When two bombs went off near the finish line of the Boston Marathon, said Brent Nielson, first counselor of the Philippines Area Presidency of The Church of Jesus Christ of Latter-day Saints, reports quoted survivors as saying their thoughts immediately flew to their loved ones—to parents, spouses, children, friends—who were either cheering on the racers on the sidelines, waiting in coffee shops or hotel lounges for the racers to show up; or just keeping track of the race’s progress back home, on TV.
I think it’s safe to say that none of the “regular people” in the horrified crowd had the time or inclination to worry about deadlines, profit goals or business concerns. And so it is with every tragedy, every disaster.
I recall being in the Inquirer’s offices in Intramuros when the Northern Luzon earthquake of 1990 struck. We editors, who were having our daily “news budget” meeting, ducked beneath the heavy table in the meeting room as hanging lights swayed and the glass windows shook. The first thought that sprung to my mind was my children then in school. I bargained with God: “Keep my children safe. My husband and I can take care of ourselves, but they need your protection and grace. Keep them safe.”
And so it was with many of those caught in the “pandemonium” in Boston that Monday afternoon (US time). Runners and spectators searched the milling crowd for people who had come to cheer them on or just share the experience: family members, friends, support groups. One recalled overhearing, all throughout the area, people talking on their cell phones: “Mom, don’t worry, I’m safe.”
Police evacuated hotels and establishments near the blast sites in anticipation of further attacks, sending many of the runners, some of them still clad in their running shorts and undershirts, shivering in the cold air. But soon, as eyewitnesses recount, as soon as they saw the visitors wandering the streets of Boston glassy-eyed and dazed, Boston residents rushed out of their homes to offer blankets, dry clothes, water and juice and soup. Many offered to take them in, and restaurants even threw open their doors, providing free meals and hot drinks.
One restaurant owner said he did so as a way of thanking neighbors who helped him out when his establishment caught fire two years before. “You’re seeing like random acts of kindness all over the city. You’re seeing… the best in people on a day when you’re seeing the worst,” he said. “It helps a lot to be just around other people… when that kind of stuff happens.… You’re not in it alone. I think, that’s the thing.”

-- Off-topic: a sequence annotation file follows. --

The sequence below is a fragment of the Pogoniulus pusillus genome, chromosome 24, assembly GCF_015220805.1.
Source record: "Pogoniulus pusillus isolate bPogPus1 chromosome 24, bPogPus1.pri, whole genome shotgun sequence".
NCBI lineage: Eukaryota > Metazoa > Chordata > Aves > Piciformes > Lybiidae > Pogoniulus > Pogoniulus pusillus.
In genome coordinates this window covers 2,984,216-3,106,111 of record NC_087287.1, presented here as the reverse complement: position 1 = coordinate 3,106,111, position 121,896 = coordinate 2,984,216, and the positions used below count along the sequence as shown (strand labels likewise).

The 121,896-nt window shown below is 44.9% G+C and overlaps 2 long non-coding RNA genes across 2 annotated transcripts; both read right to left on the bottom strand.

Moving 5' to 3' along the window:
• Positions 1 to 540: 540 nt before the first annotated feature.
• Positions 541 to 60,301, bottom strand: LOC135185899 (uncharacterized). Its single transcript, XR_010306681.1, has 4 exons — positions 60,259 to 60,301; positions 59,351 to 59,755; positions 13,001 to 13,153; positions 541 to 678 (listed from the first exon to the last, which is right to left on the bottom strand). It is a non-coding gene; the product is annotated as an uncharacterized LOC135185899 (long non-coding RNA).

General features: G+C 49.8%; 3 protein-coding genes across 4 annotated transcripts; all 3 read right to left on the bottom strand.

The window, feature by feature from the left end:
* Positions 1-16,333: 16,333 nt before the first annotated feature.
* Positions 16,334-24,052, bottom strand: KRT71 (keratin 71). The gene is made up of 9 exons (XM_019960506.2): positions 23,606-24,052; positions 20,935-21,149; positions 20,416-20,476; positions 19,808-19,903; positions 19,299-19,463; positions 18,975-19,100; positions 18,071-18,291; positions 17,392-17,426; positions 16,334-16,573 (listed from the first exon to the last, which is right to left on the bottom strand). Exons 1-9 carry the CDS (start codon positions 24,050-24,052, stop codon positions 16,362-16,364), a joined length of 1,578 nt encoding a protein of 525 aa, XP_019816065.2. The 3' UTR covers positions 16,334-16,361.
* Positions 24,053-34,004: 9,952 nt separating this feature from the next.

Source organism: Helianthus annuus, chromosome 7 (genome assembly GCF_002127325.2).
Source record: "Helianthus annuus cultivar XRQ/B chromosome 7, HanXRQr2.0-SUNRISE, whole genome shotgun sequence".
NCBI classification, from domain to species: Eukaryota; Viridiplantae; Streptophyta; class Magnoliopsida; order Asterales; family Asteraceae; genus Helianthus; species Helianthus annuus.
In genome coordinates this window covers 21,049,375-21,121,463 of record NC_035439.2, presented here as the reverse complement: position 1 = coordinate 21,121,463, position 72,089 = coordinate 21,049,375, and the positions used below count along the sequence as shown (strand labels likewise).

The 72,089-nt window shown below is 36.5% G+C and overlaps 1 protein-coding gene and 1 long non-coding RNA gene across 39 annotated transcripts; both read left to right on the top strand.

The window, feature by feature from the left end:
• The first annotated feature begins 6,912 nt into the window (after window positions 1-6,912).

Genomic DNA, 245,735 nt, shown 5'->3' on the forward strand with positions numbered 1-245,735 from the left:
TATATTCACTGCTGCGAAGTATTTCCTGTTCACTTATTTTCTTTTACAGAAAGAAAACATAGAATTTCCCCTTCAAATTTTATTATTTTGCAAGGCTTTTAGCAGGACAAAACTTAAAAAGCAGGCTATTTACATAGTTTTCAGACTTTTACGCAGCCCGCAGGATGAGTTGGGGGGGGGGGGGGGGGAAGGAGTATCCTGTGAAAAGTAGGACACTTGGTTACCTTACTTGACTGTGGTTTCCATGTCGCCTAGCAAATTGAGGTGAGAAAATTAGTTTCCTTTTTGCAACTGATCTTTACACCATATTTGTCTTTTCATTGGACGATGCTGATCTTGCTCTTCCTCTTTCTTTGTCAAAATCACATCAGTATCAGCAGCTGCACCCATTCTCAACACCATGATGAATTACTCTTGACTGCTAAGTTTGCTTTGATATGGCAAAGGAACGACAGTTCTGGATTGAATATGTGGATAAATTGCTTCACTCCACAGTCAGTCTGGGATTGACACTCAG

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“You’re not in it alone.” That certainly is what the word “family” means, however you conceive family to be, whoever you think belongs to your own.
And “family” is what’s being celebrated in the Family Values Award (FVA), a program sponsored by The Church of Jesus Christ of Latter-day Saints, more commonly known and referred to as the “Mormons.” The FVA have been given out in the country since 2005, recognizing “the honorable efforts of moral, upstanding community leaders who are striving to advance standards and values that are consistent with the Church’s position on the sanctity of the family.”
In order to better explain the nature of the awards, the Church invited some past winners to the “Bulong Pulungan sa Sofitel” to talk about their work and advocacies. They included: Lina Laigo, former DSWD secretary and convenor of Family Network or FamNet; Leopoldo Moselina, former chief of the Unicef Manila Child Protection Unit who is now working with church-based family-centered groups; Jo Aurea Imbong, family advocate and Pro-Life leader; and Monde Nissin, honored for their “Kainang Pamilya Mahalaga” campaign.
With 14.7 million members worldwide, including 650,000 in the Philippines, the Mormon Church, said Nielson, “wants to be part of the community,” which is why they have opened the awards to people of other faiths who share the same advocacy for family life and protection of children.
As Moselina remarked: “The protection of children depends on strong and stable families,” adding that the next step in their advocacy for family life is the development of “families for social change,” with parents working to instill in their children positive social values that will redound to the greater good.
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No one would argue against the idea that the family is the bedrock of society, and that “strong and stable” families are needed to shape and mold “strong and stable” individuals. But the very concept of family is shifting and evolving today, and many may be tempted to erect barriers against the inevitable.
In the United States, for instance, the Supreme Court is hearing a case that seeks to overturn Proposition 8, a ballot initiative in California that seeks a legal ban against same-sex marriage. In a recent issue, Time Magazine cited the results of public opinion polls that show a surprising and speedy shift, with more than 50 percent of Americans now saying they support the right of same-sex couples to get married legally and enjoy all the privileges (and responsibilities) that come with marriage.
When I asked Nielson about this, he said the Mormon Church holds firmly to the belief that “marriage is between a man and a woman.” In fact, the Mormon Church was one of the faith-based groups behind the Proposition 8 initiative, and is set to file “amicus briefs” before the Supreme Court.
“My feeling is that you’ll lose the case,” I teased Nielson after the forum, and he merely shrugged in reply. In the face of the winds of change, family will be family, and not even two bombs set near the finish line of the Boston Marathon can change this truth, even if we may still debate the family’s composition.